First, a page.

firefighter? >> not really. >> i think that's because i'm too afraid. >> reporter: many survivors say sometimes it feels as though those remains are still smoldering, as if a decade had not passed. >> i can hear you, the rest of the world hears you, and the people -- and the people who knocked these buildings down will hear all of us soon. >> reporter: it's taken a long time for the site to recover. most of the progress, just in the two years since then senator obama was here last. with the rise of world trade center buildings one and four and the foundation for much of the 9/11 memorial to open this fall. this is what the site should look like when building is completed. the president also spoke to firefighters at midtown engine 54 ladder 4 battalion 9. where he said the mission sunday was done in the name of the is 15 brothers they lost. >> when we say we will never forget, we mean what we say.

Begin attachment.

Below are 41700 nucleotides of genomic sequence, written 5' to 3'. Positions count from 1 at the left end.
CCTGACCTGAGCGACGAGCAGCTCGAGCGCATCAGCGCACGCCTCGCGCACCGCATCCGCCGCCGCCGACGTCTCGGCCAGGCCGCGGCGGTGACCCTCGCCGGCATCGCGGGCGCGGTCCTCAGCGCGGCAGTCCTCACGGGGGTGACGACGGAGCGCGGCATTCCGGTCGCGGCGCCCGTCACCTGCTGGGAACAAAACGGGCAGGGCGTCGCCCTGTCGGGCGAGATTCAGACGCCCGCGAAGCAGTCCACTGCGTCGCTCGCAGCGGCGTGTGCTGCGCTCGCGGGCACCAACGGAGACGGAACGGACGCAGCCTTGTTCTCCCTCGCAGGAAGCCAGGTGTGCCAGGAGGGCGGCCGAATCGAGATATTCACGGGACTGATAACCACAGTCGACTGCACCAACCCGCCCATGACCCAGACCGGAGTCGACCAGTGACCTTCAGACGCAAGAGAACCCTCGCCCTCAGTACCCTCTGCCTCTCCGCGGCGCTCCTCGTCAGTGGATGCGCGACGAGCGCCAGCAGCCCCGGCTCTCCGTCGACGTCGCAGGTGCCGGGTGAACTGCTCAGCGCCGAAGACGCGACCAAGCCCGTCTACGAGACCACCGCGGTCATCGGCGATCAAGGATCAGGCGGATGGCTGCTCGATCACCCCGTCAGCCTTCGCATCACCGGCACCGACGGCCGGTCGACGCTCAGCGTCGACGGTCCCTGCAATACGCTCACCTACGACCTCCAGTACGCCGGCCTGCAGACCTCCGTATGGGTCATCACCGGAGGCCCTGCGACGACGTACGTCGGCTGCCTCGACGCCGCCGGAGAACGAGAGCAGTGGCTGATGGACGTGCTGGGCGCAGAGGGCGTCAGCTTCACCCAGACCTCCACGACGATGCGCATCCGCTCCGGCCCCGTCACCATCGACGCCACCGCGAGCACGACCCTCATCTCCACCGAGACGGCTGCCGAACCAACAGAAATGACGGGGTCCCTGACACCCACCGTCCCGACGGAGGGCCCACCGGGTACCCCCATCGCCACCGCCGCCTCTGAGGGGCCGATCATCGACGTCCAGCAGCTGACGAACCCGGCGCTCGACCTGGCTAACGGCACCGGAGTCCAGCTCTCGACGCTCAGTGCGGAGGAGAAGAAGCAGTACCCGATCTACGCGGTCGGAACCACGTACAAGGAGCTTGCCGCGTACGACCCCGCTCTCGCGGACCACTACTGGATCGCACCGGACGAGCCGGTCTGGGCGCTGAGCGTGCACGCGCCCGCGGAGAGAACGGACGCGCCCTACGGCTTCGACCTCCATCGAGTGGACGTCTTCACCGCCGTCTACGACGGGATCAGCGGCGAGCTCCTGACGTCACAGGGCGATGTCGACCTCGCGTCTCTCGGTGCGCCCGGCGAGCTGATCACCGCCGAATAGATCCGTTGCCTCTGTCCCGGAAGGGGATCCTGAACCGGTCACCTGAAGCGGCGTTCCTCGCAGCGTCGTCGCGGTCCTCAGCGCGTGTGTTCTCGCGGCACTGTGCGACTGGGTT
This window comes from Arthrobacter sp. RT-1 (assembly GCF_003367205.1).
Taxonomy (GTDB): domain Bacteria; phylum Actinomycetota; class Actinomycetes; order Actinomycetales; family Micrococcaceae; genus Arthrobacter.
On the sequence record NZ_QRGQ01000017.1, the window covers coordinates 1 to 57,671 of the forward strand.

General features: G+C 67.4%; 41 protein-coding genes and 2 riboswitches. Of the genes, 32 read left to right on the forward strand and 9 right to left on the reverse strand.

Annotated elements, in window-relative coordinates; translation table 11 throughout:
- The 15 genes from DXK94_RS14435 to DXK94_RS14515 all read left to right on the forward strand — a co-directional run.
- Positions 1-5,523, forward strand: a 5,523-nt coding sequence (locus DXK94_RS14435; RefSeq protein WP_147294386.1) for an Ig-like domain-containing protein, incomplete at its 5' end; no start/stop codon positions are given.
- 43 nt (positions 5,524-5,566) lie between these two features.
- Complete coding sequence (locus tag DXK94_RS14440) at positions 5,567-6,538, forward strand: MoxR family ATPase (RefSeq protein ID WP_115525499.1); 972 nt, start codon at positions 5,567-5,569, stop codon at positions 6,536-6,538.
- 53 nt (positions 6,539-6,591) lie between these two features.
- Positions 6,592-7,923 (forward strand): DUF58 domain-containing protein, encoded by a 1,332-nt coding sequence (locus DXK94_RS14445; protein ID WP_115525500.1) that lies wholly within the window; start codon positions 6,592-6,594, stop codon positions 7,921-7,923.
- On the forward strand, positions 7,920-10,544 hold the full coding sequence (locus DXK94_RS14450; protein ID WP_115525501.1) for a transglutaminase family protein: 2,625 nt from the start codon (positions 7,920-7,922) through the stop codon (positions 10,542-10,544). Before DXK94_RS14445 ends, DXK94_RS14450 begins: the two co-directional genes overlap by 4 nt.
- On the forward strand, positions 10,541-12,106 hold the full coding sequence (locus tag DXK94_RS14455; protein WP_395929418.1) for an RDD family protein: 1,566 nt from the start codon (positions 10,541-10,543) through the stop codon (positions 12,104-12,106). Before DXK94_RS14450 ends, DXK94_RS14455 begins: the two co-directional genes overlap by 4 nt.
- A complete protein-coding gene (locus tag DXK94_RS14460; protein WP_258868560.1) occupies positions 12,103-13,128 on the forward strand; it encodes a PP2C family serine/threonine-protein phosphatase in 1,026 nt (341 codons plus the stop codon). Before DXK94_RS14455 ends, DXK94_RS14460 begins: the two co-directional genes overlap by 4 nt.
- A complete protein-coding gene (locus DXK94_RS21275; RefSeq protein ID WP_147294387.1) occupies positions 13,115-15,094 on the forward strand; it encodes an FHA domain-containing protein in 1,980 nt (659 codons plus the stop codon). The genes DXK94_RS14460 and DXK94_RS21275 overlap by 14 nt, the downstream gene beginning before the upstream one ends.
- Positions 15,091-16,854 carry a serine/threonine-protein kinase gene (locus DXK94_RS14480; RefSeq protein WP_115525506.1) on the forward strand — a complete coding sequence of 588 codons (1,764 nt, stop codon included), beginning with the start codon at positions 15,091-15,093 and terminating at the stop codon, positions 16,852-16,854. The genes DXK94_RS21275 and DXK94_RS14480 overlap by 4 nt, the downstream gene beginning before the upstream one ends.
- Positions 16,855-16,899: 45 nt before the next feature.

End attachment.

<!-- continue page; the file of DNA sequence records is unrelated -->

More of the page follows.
>> reporter: and diane, tomorrow, president obama heads to ft. campbell, kentucky, where he will personally thank some of the navy s.e.a.l.s and other participants in that mission to kill bin laden. dian diane? >> all right, jake. what a meeting that will be. and in a moment right here on "world news," we may have a revelation about who will be in that room. a four-footed warrior. s.e.a.l. team six apparently included a dog trained to help take down osama bin laden. more on that in a moment. but we move now to the news that millions of americans have been waiting for month after month. skyrocketing gas prices, finally heading down. today, oil prices took a plunge, below $100 a barrel. does this signal that the gas prices are soon to follow? how soon? matt gutman in miami tonight. >> reporter: today, all-time highs in four states, and 24 other states are within pennies of their records. hawaii still has the nation's